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Encyclopedia > Electronic Gaming Monthly
Electronic Gaming Monthly

May 2006 cover
Type Video game magazine
Format Paper magazine

Owner Jim Louderback
Publisher Ziff Davis Media
Editor Dan "Shoe" Hsu
Founded Summer 1989, by Steve Harris
Language English
Price US$5.99 CAN $7.99
Headquarters San Francisco, California
ISSN 1058-918X

Website: egm.1up.com

Electronic Gaming Monthly (often abbreviated to EGM) is an American video game magazine. It is published by Ziff-Davis as part of the 1UP Network and releases 12 issues a year (and an occasional extra "13th" issue for the Christmas season, also known as the "Smarch" issue, a reference to an episode of The Simpsons).[citation needed] Image File history File links Emblem-important. ... Image File history File links EGM_200. ... Computer and video games redirects here. ... This article or section does not adequately cite its references or sources. ... To meet Wikipedias quality standards, this article or section may require cleanup. ... Ziff Davis Media Inc. ... The English language is a West Germanic language that originates in England. ... San Francisco redirects here. ... ISSN, or International Standard Serial Number, is the unique eight-digit number applied to a periodical publication including electronic serials. ... A video game magazine is a magazine that talks about video games on PC, other computers or video game consoles. ... Ziff Davis Inc. ... ... Several memes (often neologisms) that started on The Simpsons have now become mainstream words or sayings. ... Simpsons redirects here. ...


EGM concentrates on news regarding current video game consoles (see magazine content for detailed information). The December 2006 issue introduces new sections, expanded reviews, and focuses more on the acronym of the magazine's title in a redesign. This is the first issue redesign since June 2003. EGM has said that the reason for the design shift is to keep more in line with the site layout of their website, 1up.com. Game console redirects here. ... Electronic Gaming Monthly (often abbreviated to EGM) is an American video game magazine. ... December 2006 is the twelfth and final month of the year and will begin in 2 day(s). ... It has been suggested that this article or section be merged with Backronym and Apronym (Discuss) Acronyms and initialisms are abbreviations, such as NATO, laser, and ABC, written as the initial letter or letters of words, and pronounced on the basis of this abbreviated written form. ... June 2003 : January - February - March - April - May - June - July - August - September - October - November - December Events June 1, 2003 The Group of Eight summit opens in Evian, France to tight security and tens of thousands of protestors. ...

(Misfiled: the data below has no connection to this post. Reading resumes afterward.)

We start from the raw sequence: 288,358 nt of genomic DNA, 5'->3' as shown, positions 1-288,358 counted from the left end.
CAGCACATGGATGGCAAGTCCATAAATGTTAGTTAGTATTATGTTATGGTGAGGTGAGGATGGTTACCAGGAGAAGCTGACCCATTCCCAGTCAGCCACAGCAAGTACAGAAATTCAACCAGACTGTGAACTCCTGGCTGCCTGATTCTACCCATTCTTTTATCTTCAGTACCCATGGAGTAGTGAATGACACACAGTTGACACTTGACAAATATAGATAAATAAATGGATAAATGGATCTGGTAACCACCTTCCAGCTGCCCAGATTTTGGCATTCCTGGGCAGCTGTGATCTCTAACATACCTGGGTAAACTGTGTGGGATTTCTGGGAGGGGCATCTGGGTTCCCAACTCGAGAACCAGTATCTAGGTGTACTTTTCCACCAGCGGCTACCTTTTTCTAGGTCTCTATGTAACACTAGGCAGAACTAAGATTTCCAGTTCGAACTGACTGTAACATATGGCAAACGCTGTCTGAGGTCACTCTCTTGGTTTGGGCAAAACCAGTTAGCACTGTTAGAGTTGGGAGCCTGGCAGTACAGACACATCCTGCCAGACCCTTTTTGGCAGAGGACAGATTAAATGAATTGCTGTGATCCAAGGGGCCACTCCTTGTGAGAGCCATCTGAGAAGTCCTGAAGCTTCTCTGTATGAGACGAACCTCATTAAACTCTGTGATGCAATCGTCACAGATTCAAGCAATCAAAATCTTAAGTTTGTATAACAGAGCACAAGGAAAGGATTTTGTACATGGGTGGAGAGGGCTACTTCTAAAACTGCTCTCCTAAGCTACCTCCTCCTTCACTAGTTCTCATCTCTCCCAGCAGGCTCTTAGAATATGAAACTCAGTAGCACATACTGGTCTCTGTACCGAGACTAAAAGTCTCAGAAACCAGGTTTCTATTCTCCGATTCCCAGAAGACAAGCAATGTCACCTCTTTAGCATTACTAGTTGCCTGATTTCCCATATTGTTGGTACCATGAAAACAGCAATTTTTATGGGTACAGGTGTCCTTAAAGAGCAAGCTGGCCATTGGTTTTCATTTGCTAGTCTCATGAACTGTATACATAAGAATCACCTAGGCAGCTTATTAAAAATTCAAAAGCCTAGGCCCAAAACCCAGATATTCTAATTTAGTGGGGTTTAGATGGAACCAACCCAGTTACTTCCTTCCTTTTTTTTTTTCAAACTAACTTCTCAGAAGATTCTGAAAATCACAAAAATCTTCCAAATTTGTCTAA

In 1994, EGM spawned EGM2. EGM2 focused on expanded cheats and tricks (i.e. with maps and guides). The spin-off publication eventually became Expert Gamer, and, finally, to the defunct GameNOW. Year 1994 (MCMXCIV) The year 1994 was designated as the International Year of the Family and the International Year of the Sport and the Olympic Ideal by the United Nations. ... Cover of the first issue of EGM2 (#1, July 1994): Super Street Fighter II vs. ... Cover of the final issue of Expert Gamer (#88, October 2001): Mario Kart: Super Circuit. ... Cover of Issue #18 (April 2003): The Legend of Zelda: The Wind Waker Cover of Issue #20 (June 2003): Mega Man 15th Anniversary Special (collectible cover 2 of 2) The infamous Final Fantasy VIII screenshot GameNOW (occasionally abbreviated to GN) is a United States-based video game magazine that was...

Contents

Staff

Writers for the magazine, past and present, include founder Steve Harris, long-time editor-in-chief Ed Semrad, Martin Alessi, Ken Williams (Sushi-X), "Trickman" Terry Minnich, Danyon Carpenter, Mark "Candyman" LeFebvre, Mike Weigand a.k.a Major Mike (now Managing Editor at GamePro), Al Manuel, Andrew "Cyber-Boy" Baran, Howard Grossman, Mark "Mo" Hain, Mike Vallas, current 1 UP network Editorial Director Dan Hsu (aka "Shoe"), current EGM Editor-in-Chief James Mielke, artist Jeremy "Norm" Scott, Shawn "Shawnimal" Smith, Kelly Rickard, John Davison, Kraig Kujawa, Dean Hager, and Mark Macdonald (who later went on to become director of Gamevideos.com before leaving Ziff-Davis). Currently, EGM features: Todd "The Sports Game Guy" Zuniga, Crispin Boyer, John Ricciardi, Jennifer Tsao, Greg Sewart, Michael Donahoe, Demian Linn, Greg Ford, and Shane "Mangod" Bettenhausen. GamePro is an American video game magazine published monthly. ... Dan Hsu is currently editor-in-chief for the video-game magazine Electronic Gaming Monthly. ... Jeremy Norm Scott is the creator of the comic strip Hsu and Chan that appears the video game magazine Electronic Gaming Monthly. ...


Personalities featured in the magazine include gossip columnist "Quartermann," (or Q-Man or The Q) originally penned by Steve Harris and assisted by Ed Semrad, Danyon Carpenter, Andrew Baran and Chris Johnston.[citation needed] More recently, Quartermann has been penned by former editorial director John Davison and executive editor Shane Bettenhausen.[citation needed] Many items from the column have indeed come to fruition (such as the impending announcement of a competing game console by Microsoft, which eventually became the Xbox), though many have not (Panzer Dragoon sequel on Sega Dreamcast). Controversy followed the magazine in April 2000 when the column speculated on a port of Metal Gear Solid (PS1) for the Dreamcast, with many gaming news outlets (including international ones) taking this as fact and reporting it as their own, leading to a virtual scolding by the columnist a month after for this practice. Microsoft Corporation, (NASDAQ: MSFT, HKSE: 4338) is a multinational computer technology corporation with global annual revenue of US$44. ... The Xbox is a sixth generation era video game console produced by Microsoft Corporation. ... Panzer Dragoon is a series of video games by SEGA, created first by its internal Team Andromeda and later, the Smilebit development team. ... This article is about the video game company. ... The Dreamcast , code-named White Belt, Black Belt, Dural, Dricas, Vortex, Katana, Shark, and Guppy during development) is Segas last video game console and the successor to the Sega Saturn. ... This article is about the original PlayStation game. ... For other uses, see PlayStation (disambiguation). ...